Trade Show Offers Peek Inside Secretive U.S. Special Operations Forces

U.S. and Romanian Special Forces train Afghan Provincial Response Company, Laghman Province, Feb. 9,  2012. David Axe photo.

U.S. and Romanian Special Forces train Afghan Provincial Response Company, Laghman Province, Feb. 9, 2012. David Axe photo.

by DAVID AXE

The Special Operations Industry Conference in Tampa last week offered a rare glimpse inside the powerful, and growing, U.S. commando community. The three-day conference, jointly hosted by the National Defense Industrial Association and U.S. Special Operations Command, included presentations by senior special operators and bureaucrats and equipment demonstrations and displays by the military and industry. Among the disclosures:

Special Forces Census

There are 66,000 U.S. Special Operations Forces including U.S. Army Rangers and Special Forces, Navy SEALs, Marine operators, Air Force commandos and others, according to SOCOM chief Adm. Bill McRaven. Of those 66,000 operators, around 13,000 are deployable at any one time. The cost to equip the operators totals $2.5 billion per year, according to SOCOM weapons buyer Jim Cluck.

The “Frayed” Force

Since 2001 U.S. Special Operations Forces have been on the front lines of conflicts in Afghanistan, Pakistan, Iraq, Somalia, Yemen and Central Africa, among others. McRaven’s predecessor, Adm. Eric Olson, famously described the commando force as “frayed” by repeated deployments, deaths, injuries and combat stress. “Frayed … that’s the right word,” McRaven commented at SOFIC. “If you’ve been in this war any amount of time, you’ve been affected.” McRaven said he and his senior officers and NCOs are paying close attention to operators’ stress levels.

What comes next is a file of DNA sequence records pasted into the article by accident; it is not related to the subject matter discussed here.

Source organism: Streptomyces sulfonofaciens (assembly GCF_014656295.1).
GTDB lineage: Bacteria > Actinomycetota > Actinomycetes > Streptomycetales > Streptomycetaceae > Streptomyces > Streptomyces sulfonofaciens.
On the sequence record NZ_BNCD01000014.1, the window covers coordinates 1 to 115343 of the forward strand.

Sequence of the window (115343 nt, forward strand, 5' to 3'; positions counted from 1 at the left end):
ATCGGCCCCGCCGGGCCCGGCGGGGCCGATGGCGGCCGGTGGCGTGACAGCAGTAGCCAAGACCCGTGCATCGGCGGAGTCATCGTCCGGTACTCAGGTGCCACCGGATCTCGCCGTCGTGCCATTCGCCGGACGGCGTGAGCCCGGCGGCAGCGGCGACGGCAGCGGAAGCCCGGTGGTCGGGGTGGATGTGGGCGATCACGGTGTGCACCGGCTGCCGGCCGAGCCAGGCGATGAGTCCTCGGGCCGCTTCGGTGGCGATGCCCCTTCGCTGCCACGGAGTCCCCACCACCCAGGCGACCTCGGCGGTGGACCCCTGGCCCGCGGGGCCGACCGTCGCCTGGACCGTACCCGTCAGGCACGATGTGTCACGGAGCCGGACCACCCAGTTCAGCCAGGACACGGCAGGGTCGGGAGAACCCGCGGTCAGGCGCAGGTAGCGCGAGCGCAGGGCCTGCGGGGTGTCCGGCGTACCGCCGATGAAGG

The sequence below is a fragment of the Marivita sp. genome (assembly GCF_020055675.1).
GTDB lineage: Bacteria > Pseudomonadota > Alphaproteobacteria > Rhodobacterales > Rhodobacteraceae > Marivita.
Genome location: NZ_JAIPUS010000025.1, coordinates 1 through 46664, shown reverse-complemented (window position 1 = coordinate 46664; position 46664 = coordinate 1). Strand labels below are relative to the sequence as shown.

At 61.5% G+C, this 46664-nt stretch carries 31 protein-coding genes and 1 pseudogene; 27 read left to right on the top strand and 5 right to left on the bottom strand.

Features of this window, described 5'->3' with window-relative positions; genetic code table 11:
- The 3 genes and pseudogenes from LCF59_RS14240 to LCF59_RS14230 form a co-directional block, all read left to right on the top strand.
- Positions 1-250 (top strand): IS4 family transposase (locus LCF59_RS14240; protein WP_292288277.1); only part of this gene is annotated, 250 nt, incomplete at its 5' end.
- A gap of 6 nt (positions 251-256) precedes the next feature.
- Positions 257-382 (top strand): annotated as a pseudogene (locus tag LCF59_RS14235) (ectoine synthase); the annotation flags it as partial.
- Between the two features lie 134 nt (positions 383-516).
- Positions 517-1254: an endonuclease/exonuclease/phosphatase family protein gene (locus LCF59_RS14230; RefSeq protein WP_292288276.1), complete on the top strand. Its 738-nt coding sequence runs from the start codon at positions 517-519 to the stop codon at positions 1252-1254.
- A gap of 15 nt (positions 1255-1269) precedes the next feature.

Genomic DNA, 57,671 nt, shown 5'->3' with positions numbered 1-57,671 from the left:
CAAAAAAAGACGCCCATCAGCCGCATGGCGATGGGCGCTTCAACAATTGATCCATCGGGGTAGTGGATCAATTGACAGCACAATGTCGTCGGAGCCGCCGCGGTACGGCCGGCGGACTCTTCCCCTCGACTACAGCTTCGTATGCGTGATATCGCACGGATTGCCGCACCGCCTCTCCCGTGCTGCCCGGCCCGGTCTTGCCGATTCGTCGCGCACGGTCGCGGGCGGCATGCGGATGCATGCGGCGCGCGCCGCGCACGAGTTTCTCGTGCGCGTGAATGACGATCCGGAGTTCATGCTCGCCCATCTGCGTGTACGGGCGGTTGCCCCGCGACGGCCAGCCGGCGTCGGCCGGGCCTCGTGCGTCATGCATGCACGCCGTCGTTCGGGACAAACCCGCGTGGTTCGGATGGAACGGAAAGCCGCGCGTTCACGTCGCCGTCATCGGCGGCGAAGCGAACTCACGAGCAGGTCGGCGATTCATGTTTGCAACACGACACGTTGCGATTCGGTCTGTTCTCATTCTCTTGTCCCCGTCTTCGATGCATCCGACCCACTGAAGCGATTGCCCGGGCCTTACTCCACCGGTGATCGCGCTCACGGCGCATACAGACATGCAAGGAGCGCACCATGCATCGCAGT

Media Relations

Responding to criticism that too many U.S. special operations are disclosed to the press, McRaven stressed that the vast majority of ops remain classified. Still, “we are in age of 24-hour media,” McRaven said. “We’ve got to learn to deal with it.” In the balance, “I’m comfortable where we are in the media today,” he added. “It’s sporting.”

Gunship Bomber

The showroom floor at SOFIC included displays by scores of defense contractors, featuring many of the latest weapons, vehicles, robots and communications gear tailored for Special Operations Forces. L3’s display described ongoing weapons modifications to the Air Force’s MC-130W infiltrator planes. In addition to previously installed gun armament, the MC-130s are receiving bomb racks and computer interfaces for 250-pound Small Diameter Bombs, a type of winged, guided glide bomb. The mods transform the once-unarmed MC-130s into “pseudo-gunships” only slightly less powerfully-armed than the Air Force’s purpose-built AC-130 gunships.

Bobbing River ‘Bots

Qinetiq displayed its “riverine drifter” robot alongside a host of other systems. The drifter looks like a glass ball stuffed with machinery. Drop the drifter into a river and it bobs with the current for a day or longer, sucking up data on depths, currents and other water conditions and beaming them back to the operator. The drifter comes in two sizes — 2.5 and 5 pounds — and each costs under $10,000, according to a company rep, adding tha the Army uses them to find river crossings in Afghanistan.

Polar  Comms

More than one Special Operations Forces officer at SOFIC highlighted the need for radios that work at high or low latitudes. Army Maj. Gen. Michael Repass, commander of American special operators in Europe, explained that satellite communications rely on fixed, equatorial spacecraft that cannot reliably cover polar regions such as the Arctic and the Koreas. For extreme latitudes, troops must rely on traditional High Frequency radios. But those can be tracked, said Army Brig. Gen. Neil Tolley, commander of special operators in South Korea. Tolley said his troops need a more “discrete” HF antenna that can’t be easily tracked.

Partners

Guests at SOFIC included commandos from no fewer than 90 countries, McRaven said. The event’s theme was “Building the Global SOF Partnership.” “If we’ve learned one thing … it’s that we in the SOF community cannot do this alone.” To that end, Repass described efforts to design “universal” command and control systems allowing troops from different countries to share data. As a demonstration of international cooperation, special operators from the U.S., Canada, Australia, Colombia and other nations conducted mock raids on the convention center grounds, complete with weapons firing blanks and controlled pyrotechnic explosions.

This entry was posted in David Axe, English, Technology.

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